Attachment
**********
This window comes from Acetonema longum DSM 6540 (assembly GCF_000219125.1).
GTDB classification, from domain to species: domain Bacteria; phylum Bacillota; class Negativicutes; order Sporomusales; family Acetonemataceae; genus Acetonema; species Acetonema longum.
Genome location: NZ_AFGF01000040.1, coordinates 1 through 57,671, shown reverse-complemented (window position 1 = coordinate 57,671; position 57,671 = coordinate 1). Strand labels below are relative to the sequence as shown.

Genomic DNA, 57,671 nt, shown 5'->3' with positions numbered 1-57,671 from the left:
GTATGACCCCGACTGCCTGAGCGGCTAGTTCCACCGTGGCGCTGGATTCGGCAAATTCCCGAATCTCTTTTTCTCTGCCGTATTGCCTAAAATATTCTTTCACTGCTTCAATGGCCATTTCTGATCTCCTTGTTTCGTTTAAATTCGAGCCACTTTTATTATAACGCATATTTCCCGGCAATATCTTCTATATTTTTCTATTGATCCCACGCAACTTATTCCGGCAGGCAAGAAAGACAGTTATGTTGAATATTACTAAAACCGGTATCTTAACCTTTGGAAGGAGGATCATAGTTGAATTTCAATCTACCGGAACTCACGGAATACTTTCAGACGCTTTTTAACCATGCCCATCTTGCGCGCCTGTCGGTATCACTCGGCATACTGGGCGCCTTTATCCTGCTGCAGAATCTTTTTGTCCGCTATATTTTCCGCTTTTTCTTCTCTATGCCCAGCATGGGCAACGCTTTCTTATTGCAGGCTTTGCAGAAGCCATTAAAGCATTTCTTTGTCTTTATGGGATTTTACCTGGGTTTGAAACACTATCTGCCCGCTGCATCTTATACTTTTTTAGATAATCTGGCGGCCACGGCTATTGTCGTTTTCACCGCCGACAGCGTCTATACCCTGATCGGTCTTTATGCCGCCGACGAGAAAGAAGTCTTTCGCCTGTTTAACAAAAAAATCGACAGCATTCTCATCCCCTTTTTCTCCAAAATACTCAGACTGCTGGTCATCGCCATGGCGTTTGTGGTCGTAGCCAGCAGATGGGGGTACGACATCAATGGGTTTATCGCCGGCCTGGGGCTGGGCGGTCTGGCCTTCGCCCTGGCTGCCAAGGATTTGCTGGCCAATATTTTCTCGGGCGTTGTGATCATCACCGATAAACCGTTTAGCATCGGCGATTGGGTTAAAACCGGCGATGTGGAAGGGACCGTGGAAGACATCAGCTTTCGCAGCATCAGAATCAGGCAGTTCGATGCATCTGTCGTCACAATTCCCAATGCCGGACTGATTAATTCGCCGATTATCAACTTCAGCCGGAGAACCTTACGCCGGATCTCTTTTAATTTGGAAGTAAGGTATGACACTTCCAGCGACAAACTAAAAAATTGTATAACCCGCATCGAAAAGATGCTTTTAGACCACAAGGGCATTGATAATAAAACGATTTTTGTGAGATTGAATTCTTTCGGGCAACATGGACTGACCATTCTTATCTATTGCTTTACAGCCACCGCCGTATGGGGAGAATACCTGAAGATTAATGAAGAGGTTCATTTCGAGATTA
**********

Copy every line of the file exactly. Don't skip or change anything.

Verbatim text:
This window comes from Acetonema longum DSM 6540 (assembly GCF_000219125.1).
GTDB classification, from domain to species: domain Bacteria; phylum Bacillota; class Negativicutes; order Sporomusales; family Acetonemataceae; genus Acetonema; species Acetonema longum.
Genome location: NZ_AFGF01000040.1, coordinates 1 through 57,671, shown reverse-complemented (window position 1 = coordinate 57,671; position 57,671 = coordinate 1). Strand labels below are relative to the sequence as shown.

Genomic DNA, 57,671 nt, shown 5'->3' with positions numbered 1-57,671 from the left:
GTATGACCCCGACTGCCTGAGCGGCTAGTTCCACCGTGGCGCTGGATTCGGCAAATTCCCGAATCTCTTTTTCTCTGCCGTATTGCCTAAAATATTCTTTCACTGCTTCAATGGCCATTTCTGATCTCCTTGTTTCGTTTAAATTCGAGCCACTTTTATTATAACGCATATTTCCCGGCAATATCTTCTATATTTTTCTATTGATCCCACGCAACTTATTCCGGCAGGCAAGAAAGACAGTTATGTTGAATATTACTAAAACCGGTATCTTAACCTTTGGAAGGAGGATCATAGTTGAATTTCAATCTACCGGAACTCACGGAATACTTTCAGACGCTTTTTAACCATGCCCATCTTGCGCGCCTGTCGGTATCACTCGGCATACTGGGCGCCTTTATCCTGCTGCAGAATCTTTTTGTCCGCTATATTTTCCGCTTTTTCTTCTCTATGCCCAGCATGGGCAACGCTTTCTTATTGCAGGCTTTGCAGAAGCCATTAAAGCATTTCTTTGTCTTTATGGGATTTTACCTGGGTTTGAAACACTATCTGCCCGCTGCATCTTATACTTTTTTAGATAATCTGGCGGCCACGGCTATTGTCGTTTTCACCGCCGACAGCGTCTATACCCTGATCGGTCTTTATGCCGCCGACGAGAAAGAAGTCTTTCGCCTGTTTAACAAAAAAATCGACAGCATTCTCATCCCCTTTTTCTCCAAAATACTCAGACTGCTGGTCATCGCCATGGCGTTTGTGGTCGTAGCCAGCAGATGGGGGTACGACATCAATGGGTTTATCGCCGGCCTGGGGCTGGGCGGTCTGGCCTTCGCCCTGGCTGCCAAGGATTTGCTGGCCAATATTTTCTCGGGCGTTGTGATCATCACCGATAAACCGTTTAGCATCGGCGATTGGGTTAAAACCGGCGATGTGGAAGGGACCGTGGAAGACATCAGCTTTCGCAGCATCAGAATCAGGCAGTTCGATGCATCTGTCGTCACAATTCCCAATGCCGGACTGATTAATTCGCCGATTATCAACTTCAGCCGGAGAACCTTACGCCGGATCTCTTTTAATTTGGAAGTAAGGTATGACACTTCCAGCGACAAACTAAAAAATTGTATAACCCGCATCGAAAAGATGCTTTTAGACCACAAGGGCATTGATAATAAAACGATTTTTGTGAGATTGAATTCTTTCGGGCAACATGGACTGACCATTCTTATCTATTGCTTTACAGCCACCGCCGTATGGGGAGAATACCTGAAGATTAATGAAGAGGTTCATTTCGAGATTA